When you look at any big staged event that has as "opener" or and undercard, we are sometimes, in hindsight, more focused on that event than we are on the main featured event. I am sure that undercards featuring a young Mike Tyson, for instance, wee scrutinzied more, later, than what might have been a rojutine title defense. Sometimes, too, an up and coming young driver [or drivers] will attract more attention than the advertised feature race.

           In 1955, Plattsburgh, NY's newborn Airborne Park Speedway, still dirt - surfaced - had landed a race on NASCAR's Grand National Northern Tour. The race, itself, won by Lee Petty, was a disappointment, with many expected stars and cars having been sidelined from the previous night's race at Fonda, which ended up with horrendous track conditions that wreaked havoc on car and driver alike.


Bob Mackey Photo Courtesy of John Rock
It is unlikely this is the actual Maille victory lane pose because I don't think Caputo was fielding cars in 1955.


          The next day's headline [shown above] gives evidence that there was a preminary race for local Airborne runners. Meant mainly to entertain the crowds after time trials while the NASCAR boys got ready for another tedious 100 - lap grind with the bulk of the field chasing the few with decent equipment, that race featured an amazing number of drivers who ended up making a successful or at least highly interesting mark on racing in my area.

           The story read : "In a special event for stock car racers, a newcomer to the area - Carl Melee [sic] of Glens Falls - won the 25 - lap opener, setting a record for the distance in 12 minutes and 31 seconds. He outdistanced Jack Peterson, Burlington, VT; Hank Schmidt, Gainsvooth; Bob Bushey and Red Duley, Burlington  and Bill Wimble, Lisbon." Apparent through the myriad misspellings was the fact that these top finishing locals were the top of a field that was really going to be important in Northeastern racing for years to come.

Ed Fuez Collection from the Fonda Book
Earl Maille, in a Fonda Speedway driver lineup.

            Earl Maille, a hulking Gelns Falls driver, did not have a long career because of a serious accident at Warrensburgh, NY's Ashland Park Speedway. But, in his short time as a stock car driver, Maille made a lasting reputation and respect from other drivers and teams. Maille would usually drive at Airborne in one of Henry Caputo's red and white coupes out of Hudson Falls; I am not sure if Caputo was yet fielding cars in 1955. Maille did run a #444 sedan at Warrensburgh and he may have used that car in this race. Earl was mentioned in the Fonda Speedway history book as a winner there; that was no small feat.

            Maille went on through around 1959 running primarily for Caputo, sharing driving duties with the likes of Jeep Herbert, George Baumgardner, and even Tiger Tom Kotary. When Caputo produced a particularly potent '36 Chevy coupe around 1959 and placed Ken Shoemaker at the controls, the team emphasis began to shift from other team drivers. This may be one of the reasons why Maille had gone away from the team. He did spend some time with that red 444 sedan, running places like Warrensburgh and the Whites Beach track near Saratoga. But he had purchased a car 14 [of which I know nothing] and that is what carried him off the Warrensburgh track to a broken back, finishing his career.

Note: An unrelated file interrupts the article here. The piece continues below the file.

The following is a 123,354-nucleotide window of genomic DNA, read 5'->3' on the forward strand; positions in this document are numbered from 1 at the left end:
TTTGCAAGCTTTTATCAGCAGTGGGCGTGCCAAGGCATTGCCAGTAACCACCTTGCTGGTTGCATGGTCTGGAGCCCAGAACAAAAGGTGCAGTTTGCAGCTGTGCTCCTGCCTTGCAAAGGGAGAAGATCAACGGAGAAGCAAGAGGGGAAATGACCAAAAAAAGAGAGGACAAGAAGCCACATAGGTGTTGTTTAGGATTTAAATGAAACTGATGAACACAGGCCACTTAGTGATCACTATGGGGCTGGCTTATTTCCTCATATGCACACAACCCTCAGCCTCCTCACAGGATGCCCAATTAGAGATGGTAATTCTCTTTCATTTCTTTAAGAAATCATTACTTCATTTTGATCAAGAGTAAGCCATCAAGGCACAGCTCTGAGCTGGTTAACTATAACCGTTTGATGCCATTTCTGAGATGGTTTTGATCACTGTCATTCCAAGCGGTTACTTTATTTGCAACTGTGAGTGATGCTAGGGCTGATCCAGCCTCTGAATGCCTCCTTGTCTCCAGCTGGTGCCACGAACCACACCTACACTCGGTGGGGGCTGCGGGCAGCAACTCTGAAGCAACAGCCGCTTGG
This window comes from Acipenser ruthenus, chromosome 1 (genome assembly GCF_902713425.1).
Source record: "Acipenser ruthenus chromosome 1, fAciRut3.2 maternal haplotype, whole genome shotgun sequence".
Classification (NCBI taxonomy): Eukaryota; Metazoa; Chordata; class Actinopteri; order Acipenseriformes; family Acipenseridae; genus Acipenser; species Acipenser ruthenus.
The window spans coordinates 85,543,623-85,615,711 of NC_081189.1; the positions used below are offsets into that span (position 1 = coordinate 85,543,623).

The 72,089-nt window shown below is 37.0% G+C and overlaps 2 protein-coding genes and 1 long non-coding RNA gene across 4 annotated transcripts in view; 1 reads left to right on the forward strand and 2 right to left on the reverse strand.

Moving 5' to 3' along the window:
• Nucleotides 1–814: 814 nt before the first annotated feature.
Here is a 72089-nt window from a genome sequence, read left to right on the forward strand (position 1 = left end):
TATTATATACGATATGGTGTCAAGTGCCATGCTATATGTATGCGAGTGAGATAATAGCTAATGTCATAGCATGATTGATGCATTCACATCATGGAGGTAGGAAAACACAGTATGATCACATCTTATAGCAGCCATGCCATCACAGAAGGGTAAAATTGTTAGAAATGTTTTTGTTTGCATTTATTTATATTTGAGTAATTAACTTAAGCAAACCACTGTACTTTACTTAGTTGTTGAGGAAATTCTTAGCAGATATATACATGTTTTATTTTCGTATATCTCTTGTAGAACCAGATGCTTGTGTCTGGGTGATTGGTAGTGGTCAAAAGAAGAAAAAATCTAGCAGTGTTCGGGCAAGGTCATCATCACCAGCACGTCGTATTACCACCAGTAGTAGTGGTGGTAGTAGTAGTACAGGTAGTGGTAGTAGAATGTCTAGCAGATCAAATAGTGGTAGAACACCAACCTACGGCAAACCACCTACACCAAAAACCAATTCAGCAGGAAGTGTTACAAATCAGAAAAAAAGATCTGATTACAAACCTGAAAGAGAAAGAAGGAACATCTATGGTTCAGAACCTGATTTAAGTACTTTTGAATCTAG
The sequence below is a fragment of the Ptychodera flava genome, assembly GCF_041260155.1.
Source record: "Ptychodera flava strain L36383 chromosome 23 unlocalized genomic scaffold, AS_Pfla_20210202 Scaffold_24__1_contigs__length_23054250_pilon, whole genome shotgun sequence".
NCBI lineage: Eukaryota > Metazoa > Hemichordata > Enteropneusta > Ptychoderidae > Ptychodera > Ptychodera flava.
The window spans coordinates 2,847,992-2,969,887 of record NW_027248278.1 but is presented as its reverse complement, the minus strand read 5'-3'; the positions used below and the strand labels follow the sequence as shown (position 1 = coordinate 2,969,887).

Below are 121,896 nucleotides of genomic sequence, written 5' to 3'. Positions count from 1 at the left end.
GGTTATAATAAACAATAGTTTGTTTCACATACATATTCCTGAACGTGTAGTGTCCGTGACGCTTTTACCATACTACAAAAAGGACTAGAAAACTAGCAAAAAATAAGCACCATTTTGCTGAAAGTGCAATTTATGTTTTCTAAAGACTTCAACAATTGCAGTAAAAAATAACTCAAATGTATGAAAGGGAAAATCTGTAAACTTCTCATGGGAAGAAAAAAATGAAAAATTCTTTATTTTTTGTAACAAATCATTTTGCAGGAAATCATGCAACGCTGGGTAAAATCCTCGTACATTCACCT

Ladabouche Photo
The 444 sedan, at Fairmont around 1964. Ralph Palmer, the driver at that time, tells me this was often a Maille car.
Actually Early was listed in a Fairmont program around that time that car, but I never saw him run. [Probably the
injury had struck by then].

           Jackie Peterson, who originally hailed from South Burlington, VT before settling in Plattsburgh to work on construction for the Plattsburgh Air Force base and the St. Lawrence Seaway, had started out in 1948 as a young "big car" driver who had occasionally run in with the big boys like Tommy Hinnerschitz and Bill Holland. Jackie, still occasionally seen around the track at 90 years old, would be a Vermont state champion and would win track titles and features at many tracks for himself and various car owners.
Peterson won at least one title at the challenging Fort Covington Speedway with each of two different owners, George Palmetier [car 6 and 7/8] and with Jay, NY's effective, but low budget owner Shirley Wallace [1NY].

Peterson Collection Photos
Jackie Peterson with his own V-1 stock car. Right - Jackie, in 1949, at speed with the big car at Sheldon, VT's Green Mountain Speedway.                     

           Much Like Steve Danish, Jim Luke, and Roy Forsyth [the former two of which ran with Peterson at Airborne that year], Peterson was already a bit up in age compared to may of his rivals. The tall, profoundly deaf driver could tune a car by just feeling of the engine. He won a Vermont State Championship at the old track in Northfield, VT with a borrowed car lent to him by its owner, a driver who knew Peterson could drive it better. One of Peterson's last feature wins was at Saranac Lake Speedway, n a Shirley Wallace car. He was an absolute scourge in Canada, where they were always pressing him to come up and race.

          Hank Schmidt was from Gansevoort, NY. He was one of the earliest drivers and builders in the fertile bed of racing - Eastern New York. Starting at places like McGregor Speedway, Wilton; Hudson River Speedway, Schuylerville; Burden Lake Speedway, West Sand Lake; and Fairmont Motor Speedway, Fair Haven, VT - Schmidt drove cars numbered F40. He was a successful and respected driver for years, but he would make his mark as a race track official, particularly with C. J. Richards' Champlain Valley Racing Association.

Left Photo Courtesy of Ron Hoffer Right - Ladabouche Photo